Storytelling has been around for thousands of years. It first began with visual stories where early cave dwellers painted on walls. Then, oral traditions emerged where stories were passed down from generation to generation by word of mouth. Today, most of the storytelling is transformed into written narratives that are typed and printed into books with or without pictures. For children, storytelling which is also referred to as Storytime is one of the most influential learning experiences a child can have because it helps them learn about themselves and others through the lives of the characters in the story. Research has shown it builds vocabulary, improves literacy skills, and enhances social skills. Do you remember Storytime with your teachers when you were a child? I do. I loved sitting on the rug with my classmates and listening to my teacher read the story in class. I would cling to my teacher’s every word and soak in all the images and colors in the pictures. Those early Storytime experiences made reading fun for me and my classmates! Therefore, you would think that the older children get, the more interested they will be in reading stories just for fun. Unfortunately, that’s simply not the case. A survey conducted by National Assessment of Educational Progress (NAEP) between 2019 and early 2020 revealed that “the shares of American children between the ages of 9-13 who say they read for fun on an almost daily basis has dropped from nearly a decade ago and are at the lowest levels since at least the mid-1980s.” Increasing those low levels may seem a bit impossible for just you and me. But I assure you that it isn’t! We only need to do one thing; consistently expose our children to Storytime experiences where they cultivate good reading habits.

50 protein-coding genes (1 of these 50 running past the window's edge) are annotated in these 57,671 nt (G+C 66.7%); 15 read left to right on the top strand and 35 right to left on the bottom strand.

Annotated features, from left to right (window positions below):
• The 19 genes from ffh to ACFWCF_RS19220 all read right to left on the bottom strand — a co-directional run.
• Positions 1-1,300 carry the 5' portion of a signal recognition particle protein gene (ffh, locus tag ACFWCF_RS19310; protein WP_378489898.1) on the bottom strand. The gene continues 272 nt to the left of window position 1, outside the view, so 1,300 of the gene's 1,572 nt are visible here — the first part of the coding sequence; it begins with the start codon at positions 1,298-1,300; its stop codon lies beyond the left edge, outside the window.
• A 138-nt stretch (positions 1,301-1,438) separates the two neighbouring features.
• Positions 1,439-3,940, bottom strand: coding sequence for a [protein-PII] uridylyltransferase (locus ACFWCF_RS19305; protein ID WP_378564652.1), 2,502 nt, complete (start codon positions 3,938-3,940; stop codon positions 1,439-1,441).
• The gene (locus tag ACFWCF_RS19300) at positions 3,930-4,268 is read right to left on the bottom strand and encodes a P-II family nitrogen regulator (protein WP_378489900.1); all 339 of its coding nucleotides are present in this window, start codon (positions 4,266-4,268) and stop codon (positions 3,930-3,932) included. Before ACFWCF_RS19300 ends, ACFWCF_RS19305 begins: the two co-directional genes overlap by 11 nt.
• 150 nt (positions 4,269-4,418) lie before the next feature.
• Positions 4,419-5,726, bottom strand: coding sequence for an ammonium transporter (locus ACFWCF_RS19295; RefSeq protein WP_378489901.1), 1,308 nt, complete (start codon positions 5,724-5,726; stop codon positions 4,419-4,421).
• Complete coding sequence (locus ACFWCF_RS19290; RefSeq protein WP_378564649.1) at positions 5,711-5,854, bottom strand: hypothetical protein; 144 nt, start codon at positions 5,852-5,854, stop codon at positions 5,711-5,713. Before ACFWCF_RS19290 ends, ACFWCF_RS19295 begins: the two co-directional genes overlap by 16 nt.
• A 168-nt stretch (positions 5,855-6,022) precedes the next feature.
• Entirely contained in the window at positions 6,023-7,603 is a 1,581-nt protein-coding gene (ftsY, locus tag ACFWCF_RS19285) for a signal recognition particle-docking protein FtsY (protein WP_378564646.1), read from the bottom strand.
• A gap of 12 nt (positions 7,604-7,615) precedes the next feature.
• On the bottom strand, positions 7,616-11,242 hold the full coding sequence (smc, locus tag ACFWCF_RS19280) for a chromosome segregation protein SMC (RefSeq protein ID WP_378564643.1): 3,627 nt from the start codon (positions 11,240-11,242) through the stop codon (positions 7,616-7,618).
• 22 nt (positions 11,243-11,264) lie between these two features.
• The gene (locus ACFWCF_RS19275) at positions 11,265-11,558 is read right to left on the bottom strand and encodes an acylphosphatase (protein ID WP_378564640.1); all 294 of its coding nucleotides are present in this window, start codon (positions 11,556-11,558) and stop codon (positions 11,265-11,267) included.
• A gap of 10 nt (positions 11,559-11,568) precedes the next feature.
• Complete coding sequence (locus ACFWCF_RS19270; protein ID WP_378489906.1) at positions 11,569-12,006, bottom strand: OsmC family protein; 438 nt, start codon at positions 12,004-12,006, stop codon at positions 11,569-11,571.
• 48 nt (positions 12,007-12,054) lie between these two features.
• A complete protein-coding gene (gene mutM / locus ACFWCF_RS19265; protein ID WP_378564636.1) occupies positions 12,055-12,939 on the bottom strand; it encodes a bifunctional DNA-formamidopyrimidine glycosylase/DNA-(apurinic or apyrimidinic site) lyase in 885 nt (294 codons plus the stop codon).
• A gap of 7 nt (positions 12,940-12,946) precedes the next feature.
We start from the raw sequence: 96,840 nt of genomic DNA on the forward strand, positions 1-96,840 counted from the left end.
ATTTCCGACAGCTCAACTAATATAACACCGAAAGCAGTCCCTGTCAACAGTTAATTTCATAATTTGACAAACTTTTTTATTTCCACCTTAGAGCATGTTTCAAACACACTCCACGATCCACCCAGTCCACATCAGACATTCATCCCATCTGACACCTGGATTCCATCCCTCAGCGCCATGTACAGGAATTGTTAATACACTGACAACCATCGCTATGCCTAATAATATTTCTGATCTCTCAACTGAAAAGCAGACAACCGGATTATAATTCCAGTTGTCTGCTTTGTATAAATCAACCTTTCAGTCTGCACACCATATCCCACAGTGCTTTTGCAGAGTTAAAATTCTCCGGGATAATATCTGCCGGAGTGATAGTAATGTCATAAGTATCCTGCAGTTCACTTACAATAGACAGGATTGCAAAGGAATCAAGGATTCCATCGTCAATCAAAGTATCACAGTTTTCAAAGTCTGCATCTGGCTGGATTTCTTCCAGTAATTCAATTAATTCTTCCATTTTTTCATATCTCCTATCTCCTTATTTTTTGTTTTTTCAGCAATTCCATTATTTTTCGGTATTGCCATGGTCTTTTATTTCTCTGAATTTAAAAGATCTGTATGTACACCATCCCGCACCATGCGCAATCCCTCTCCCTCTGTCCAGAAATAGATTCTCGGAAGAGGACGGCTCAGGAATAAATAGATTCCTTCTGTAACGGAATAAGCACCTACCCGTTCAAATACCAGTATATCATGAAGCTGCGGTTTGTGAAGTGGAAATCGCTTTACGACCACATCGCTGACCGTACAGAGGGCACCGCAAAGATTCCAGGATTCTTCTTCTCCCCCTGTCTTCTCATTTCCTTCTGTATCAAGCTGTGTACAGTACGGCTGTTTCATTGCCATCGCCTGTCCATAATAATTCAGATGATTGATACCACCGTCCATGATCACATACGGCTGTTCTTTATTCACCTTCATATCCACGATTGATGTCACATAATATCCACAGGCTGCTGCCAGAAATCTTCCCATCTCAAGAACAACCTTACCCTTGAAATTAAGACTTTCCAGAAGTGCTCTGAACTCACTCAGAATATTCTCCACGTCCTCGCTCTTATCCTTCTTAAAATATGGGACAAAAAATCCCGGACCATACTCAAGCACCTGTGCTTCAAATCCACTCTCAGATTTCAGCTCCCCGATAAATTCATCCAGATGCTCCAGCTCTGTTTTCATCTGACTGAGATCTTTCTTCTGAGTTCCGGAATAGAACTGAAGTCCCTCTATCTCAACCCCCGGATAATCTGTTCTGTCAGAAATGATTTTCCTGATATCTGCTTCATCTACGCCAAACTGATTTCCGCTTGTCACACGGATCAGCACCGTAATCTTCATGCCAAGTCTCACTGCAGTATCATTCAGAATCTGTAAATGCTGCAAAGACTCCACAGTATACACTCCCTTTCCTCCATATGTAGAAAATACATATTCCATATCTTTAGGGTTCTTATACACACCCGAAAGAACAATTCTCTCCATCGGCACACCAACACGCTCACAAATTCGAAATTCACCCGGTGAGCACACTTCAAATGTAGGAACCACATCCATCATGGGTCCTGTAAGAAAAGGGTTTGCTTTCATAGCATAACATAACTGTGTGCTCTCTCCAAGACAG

Parents and teachers of all ages, cultures and of all faiths know all too well that building good habits in children doesn’t happen overnight. They understand that a child must be actively taught to form the desired habit repeatedly. Indeed, studies have shown that it takes a child roughly two months to form a habit that is tied to daily routine. Since that is the case, the more children are exposed to Storytime experiences, the greater their reading habit will be. On Saturday, November 18th from 3pm-5pm Esperanza Art Center will host a Latina Children’s Stories event where children will be exposed to Latin American authors in a way that is interactive, artistic, and super fun! It is the perfect environment to build your child’s reading habit.
You and I can increase the lowest level of children interest in reading that have ever been recorded since the 1980’s by exposing them to Storytime experiences like Esperanza’s Latina Children’s Stories event. If we do this, our children will build good reading habits with the potential to extend from generation to generation; just like how the origins of Storytelling began.